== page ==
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After Marathon Battle, Ellis Lakeview Residents ‘Excited,’ ‘Anxious’ For New Management To Take Over

Even with the long-awaited ouster of Ellis Lakeview's old management company, Ellis Lakeview residents are "not settling for anything," one tenant said. "We deserve decent housing."

Tenants Shalanda McCray, Joseph Nolen, Arlinda Brown and a child pose for a picture in March 2021 outside the Ellis Lakeview apartments, 4624 S. Ellis Ave. in Kenwood, in 2021.
Maxwell Evans/Block Club Chicago
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KENWOOD — The owner of a troubled South Side affordable apartment building will bring on new management after more than a year of refusing to do so, and residents say they’re cautiously hopeful the move will improve their living conditions.

5T Management — which city attorneys have praised for its experience managing troubled buildings — will take over effective Friday morning at the Ellis Lakeview Apartments, 4624 S. Ellis Ave. in Kenwood.

5T is tasked with solving numerous issues related to the building’s security, plumbing, roof, elevators, missing smoke detectors, emergency lighting, drywall, windows, a vacant apartment contaminated with asbestos and more.

The company will replace Integra Affordable Management, which oversaw the building as it failed 27 city inspections and racked up 158 code violations.

Ellis Lakeview owner Apex Chicago IL must remove Integra in favor of 5T, Cook County Judge Lisa Marino ruled Thursday. As a result, city attorneys dropped their petition to put the building into receivership, which would’ve brought in a third party to take ownership and oversee needed repairs.

The city may still push for receivership if Apex violates its agreement with 5T, according to a draft of the court order presented at Thursday’s hearing.

The U.S. Department of Housing and Urban Development demanded Integra’s removal 15 months ago, citing the company’s failure to provide “decent, safe and sanitary housing,” but Apex refused. Federal housing officials also cited Integra for mismanaging finances and tenant files.

Some Ellis Lakeview residents, who have organized for better living conditions since September 2020, tuned in to eight-plus hours of court hearings last week as well as Thursday’s two-hour hearing.

Though residents said they will wait to see 5T’s work before claiming a total success, they celebrated “a victory in having a stable management company” take over this week.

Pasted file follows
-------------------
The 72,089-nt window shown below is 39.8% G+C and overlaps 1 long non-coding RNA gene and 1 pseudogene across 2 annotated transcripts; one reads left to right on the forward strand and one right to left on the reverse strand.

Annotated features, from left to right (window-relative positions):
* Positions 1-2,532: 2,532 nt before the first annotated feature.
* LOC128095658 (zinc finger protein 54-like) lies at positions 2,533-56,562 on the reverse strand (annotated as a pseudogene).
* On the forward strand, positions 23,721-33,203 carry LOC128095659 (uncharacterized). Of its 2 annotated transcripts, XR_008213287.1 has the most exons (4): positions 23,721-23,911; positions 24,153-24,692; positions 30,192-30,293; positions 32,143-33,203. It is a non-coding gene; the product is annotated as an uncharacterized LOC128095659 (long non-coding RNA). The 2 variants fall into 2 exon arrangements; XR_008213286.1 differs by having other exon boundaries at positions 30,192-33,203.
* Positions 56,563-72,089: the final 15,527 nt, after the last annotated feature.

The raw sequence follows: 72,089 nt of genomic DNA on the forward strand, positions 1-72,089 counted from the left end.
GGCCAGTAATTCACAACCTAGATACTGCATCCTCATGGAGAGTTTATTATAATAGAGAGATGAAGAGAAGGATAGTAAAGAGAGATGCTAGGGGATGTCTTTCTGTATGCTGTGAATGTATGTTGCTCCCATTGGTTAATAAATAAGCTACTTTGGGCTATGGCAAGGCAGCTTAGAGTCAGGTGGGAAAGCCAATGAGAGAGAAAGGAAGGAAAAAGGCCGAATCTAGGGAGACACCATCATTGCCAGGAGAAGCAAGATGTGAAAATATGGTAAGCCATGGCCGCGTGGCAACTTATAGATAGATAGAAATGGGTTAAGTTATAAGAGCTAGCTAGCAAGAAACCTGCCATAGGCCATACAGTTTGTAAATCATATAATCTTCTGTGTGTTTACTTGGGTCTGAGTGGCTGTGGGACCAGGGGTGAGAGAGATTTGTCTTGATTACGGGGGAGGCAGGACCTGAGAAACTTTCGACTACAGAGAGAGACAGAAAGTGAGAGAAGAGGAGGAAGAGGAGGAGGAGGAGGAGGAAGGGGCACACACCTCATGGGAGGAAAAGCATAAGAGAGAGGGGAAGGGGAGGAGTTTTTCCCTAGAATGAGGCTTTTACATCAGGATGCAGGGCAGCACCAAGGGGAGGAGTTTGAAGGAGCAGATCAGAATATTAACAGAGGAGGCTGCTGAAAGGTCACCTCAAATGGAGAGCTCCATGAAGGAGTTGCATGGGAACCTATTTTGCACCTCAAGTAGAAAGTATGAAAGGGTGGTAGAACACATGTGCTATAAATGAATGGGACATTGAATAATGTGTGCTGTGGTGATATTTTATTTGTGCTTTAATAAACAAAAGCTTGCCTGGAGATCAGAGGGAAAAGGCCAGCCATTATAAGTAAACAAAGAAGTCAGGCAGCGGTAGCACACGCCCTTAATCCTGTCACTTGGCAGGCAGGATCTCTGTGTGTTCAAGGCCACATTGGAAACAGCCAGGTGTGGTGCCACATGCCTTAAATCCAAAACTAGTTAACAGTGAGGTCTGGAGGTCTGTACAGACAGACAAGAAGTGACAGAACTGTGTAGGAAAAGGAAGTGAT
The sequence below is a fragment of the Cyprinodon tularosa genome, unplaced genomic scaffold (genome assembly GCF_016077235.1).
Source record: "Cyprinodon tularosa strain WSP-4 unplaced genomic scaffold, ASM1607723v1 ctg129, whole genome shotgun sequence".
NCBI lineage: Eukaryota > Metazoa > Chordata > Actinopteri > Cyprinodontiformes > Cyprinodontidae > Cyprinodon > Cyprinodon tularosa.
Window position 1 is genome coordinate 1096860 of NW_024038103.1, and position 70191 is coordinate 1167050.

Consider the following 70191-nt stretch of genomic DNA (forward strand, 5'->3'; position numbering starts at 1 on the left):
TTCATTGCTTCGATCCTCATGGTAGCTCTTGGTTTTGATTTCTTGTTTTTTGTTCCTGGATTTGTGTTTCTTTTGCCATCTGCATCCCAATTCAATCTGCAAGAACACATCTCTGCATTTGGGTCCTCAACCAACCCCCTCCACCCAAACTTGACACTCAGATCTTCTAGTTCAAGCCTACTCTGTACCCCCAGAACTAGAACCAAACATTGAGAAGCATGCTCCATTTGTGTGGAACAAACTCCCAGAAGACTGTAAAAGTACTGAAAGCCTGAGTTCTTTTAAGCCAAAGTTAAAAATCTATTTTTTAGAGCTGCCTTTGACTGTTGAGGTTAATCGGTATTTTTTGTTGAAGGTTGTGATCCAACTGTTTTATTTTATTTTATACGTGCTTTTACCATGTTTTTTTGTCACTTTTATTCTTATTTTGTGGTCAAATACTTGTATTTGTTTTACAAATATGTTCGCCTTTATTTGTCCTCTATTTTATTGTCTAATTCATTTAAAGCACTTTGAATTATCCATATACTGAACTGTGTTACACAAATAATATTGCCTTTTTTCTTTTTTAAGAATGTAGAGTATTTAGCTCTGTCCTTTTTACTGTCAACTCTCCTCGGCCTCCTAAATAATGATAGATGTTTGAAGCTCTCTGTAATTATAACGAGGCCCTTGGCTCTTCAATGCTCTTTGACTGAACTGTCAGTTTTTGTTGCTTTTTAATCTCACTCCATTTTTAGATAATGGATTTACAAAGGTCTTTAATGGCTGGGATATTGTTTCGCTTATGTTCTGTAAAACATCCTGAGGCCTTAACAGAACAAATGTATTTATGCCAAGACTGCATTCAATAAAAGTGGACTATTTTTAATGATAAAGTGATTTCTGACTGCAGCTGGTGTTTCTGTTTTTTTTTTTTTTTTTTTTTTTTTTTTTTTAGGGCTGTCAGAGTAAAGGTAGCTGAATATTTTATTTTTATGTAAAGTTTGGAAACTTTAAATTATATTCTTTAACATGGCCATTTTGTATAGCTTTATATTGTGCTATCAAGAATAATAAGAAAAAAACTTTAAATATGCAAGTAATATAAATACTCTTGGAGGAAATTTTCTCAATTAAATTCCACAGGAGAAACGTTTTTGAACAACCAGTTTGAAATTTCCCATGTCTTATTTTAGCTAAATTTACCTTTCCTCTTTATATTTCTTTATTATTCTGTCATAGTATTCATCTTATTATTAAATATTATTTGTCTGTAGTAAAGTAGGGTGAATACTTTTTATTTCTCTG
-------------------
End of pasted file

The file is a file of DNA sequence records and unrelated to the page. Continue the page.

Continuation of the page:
Ashley Salibellas lives in a first-floor apartment, where she’s experienced water damage and suspected mold. Integra retaliated against her in 2020 for complaining to the city by denying her a gate key to the building’s parking lot, she said at the time.

Salibellas attended all four virtual hearings over the past two weeks, even as she struggled with technology issues tuning into one hearing from a city bus, and tended to her daughter’s needs during another.

Those interruptions meant Salibellas missed the discussion over 5T’s ability to manage Ellis Lakeview — but in any case, “Integra getting kicked out is a good thing,” she said.

“I’m not sure what’s [5T’s] reputation on things, but I pray that they’re better than Integra,” Salibellas said.

Credit: Maxwell Evans/Block Club Chicago
Eric Sirota, an attorney with the Shriver Center on Poverty Law, stands with tenants and tenant advocates outside the Ellis Lakeview apartment building at a March 2021 rally.

A resident, Karen, who requested Block Club only use her first name, said she’s “very anxious and excited about the changes.”

Karen complained of a broken elevator, trash piling up several stories and vermin infestations in 2020. Now, she’s raising concerns over building security, unfinished repairs and suspected mold in her apartment.

5T has presented an action plan Karen trusts will address her and her neighbors’ concerns, she said.

“I honestly feel like things will improve,” Karen said. 5T seems “to be a professional company and experienced with turning buildings around.”

Karen attended all four recent hearings despite starting a new job; she had to “have an AirPod in one ear” listening to the hearings as she completed work tasks at the same time, she said.

Despite Karen’s hopefulness, she criticized the months of receivership hearings dating back to August as “an up-and-down rollercoaster.”

At times, Karen felt “disrespected and helpless,” believing the attorneys’ arguments held more sway than the input of residents who had to live with the building’s often hazardous conditions, she said.

“I didn’t realize the system was so messed up,” Karen said.

Karen and Salibellas said they’d remain active with the Ellis Lakeview tenant’s association, regardless of whether 5T solves the laundry list of issues with the building.

If 5T gets the building back into good shape, “I plan on still being a member so [Apex knows] I’m a part of something bigger than me,” Salibellas said.

Salibellas urged other renters living in squalid conditions to “fight, fight, fight, because at the end it’s going to be a victory,” she said.

“We got this far because of our organizing — our constantly sending [housing organizers] pictures and our constantly reaching out to national housing compliance,” Salibellas said. “We got this far, not because of management, but because we said enough is enough.”

If Apex or 5T prove not to be up to the task of restoring Ellis Lakeview, they can expect a continued fight from the residents, Karen said.

“We’re not settling for anything,” Karen said. “We deserve decent housing.”

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